Chinese companies appear to be enjoying their golden age of global expansion; Huawei, Alibaba, Xiao Mi, Haier, TP-Link and Mindray are all examples of domestic Chinese companies that have successfully taken their business models to the global market. Unfortunately, for every Huawei or Mindray, there are many companies that encounter enormous hurdles. While 85 percent of Chinese startup companies have a plan to go global, only 32 percent of them do so without problems or setbacks. Thus, a vision to go global does not necessarily correlate to global success.
Mainland China’s southernmost city, Shenzhen, is home to hundreds of the country’s most innovative, technological and creative young companies. In only a few years of starting up, many of these companies find themselves with double digit earnings growth as well as a loyal customer base spanning all across China. But mainland growth is not all they have in mind; many of these companies have the strategic vision for taking their product/service to the global market. What needs to be better understood by most companies, however, is that success on the mainland does not guarantee success on a competitive global platform.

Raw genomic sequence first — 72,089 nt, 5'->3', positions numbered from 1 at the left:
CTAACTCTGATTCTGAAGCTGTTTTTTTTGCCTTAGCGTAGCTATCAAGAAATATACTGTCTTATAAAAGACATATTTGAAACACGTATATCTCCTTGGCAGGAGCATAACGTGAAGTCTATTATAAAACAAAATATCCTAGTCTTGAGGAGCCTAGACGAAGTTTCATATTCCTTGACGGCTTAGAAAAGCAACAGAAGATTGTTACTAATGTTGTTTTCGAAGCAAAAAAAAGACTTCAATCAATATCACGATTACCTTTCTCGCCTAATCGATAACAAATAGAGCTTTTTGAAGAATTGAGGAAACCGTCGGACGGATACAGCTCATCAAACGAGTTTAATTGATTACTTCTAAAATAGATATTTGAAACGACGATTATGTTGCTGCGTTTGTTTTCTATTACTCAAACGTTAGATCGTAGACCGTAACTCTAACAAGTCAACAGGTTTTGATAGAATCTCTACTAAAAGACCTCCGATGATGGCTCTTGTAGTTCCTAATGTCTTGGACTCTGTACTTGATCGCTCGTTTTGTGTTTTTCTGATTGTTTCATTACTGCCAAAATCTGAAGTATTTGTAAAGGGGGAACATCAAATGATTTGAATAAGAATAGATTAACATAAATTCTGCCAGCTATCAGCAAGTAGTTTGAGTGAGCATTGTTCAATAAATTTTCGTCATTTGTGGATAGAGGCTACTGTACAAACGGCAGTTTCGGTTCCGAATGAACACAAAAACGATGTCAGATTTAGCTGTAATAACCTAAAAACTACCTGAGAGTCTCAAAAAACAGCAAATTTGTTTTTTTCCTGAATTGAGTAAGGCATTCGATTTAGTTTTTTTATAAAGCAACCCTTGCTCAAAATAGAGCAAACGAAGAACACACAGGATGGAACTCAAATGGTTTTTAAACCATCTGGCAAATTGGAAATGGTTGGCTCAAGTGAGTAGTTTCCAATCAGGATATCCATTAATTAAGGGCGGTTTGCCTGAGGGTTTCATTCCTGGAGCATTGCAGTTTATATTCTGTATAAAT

One of China’s most famous companies, Tencent Technologies (a Shenzhen native), is an example of this. Tencent’s WeChat social messaging app has obtained over 450 million active users in only 5 years; yet despite its impressive growth, the vast majority of active users are in China. This doesn’t mean Tencent hasn’t tried to take its product global. It has a smaller user base in Southeast Asian countries such as Malaysia, Thailand and the Philippines. However, most foreign markets already have a mature social media platform. Brands such as Line in Japan, KaKao in South Korea and Facebook, Snapchat, and Skype in the West dominate markets that Tencent would like to break through. Although it is a well-known product with global brand awareness, it lacks a critical ingredient: global acceptance. To be a successful global competitor, a company must capture global brand awareness and global acceptance, in addition to successfully breaching the language and cultural barriers of foreign markets.
In an effort to better assist Shenzhen companies with these high barriers, CSOFT has agreed to partner with Shenzhen’s most progressive local governments: Futian and Nanshan. In this strategic relationship, CSOFT will act as a business promotion advisor. As a leading language and globalization company, CSOFT is very familiar with some of the common yet hard to break barriers that companies like Tencent and others often face. The relationship between CSOFT and Futian/Nanshan will help identify and support some of the most innovative companies in Shenzhen, allowing them to focus not only on their global vision but also on addressing the critical elements that affect global execution.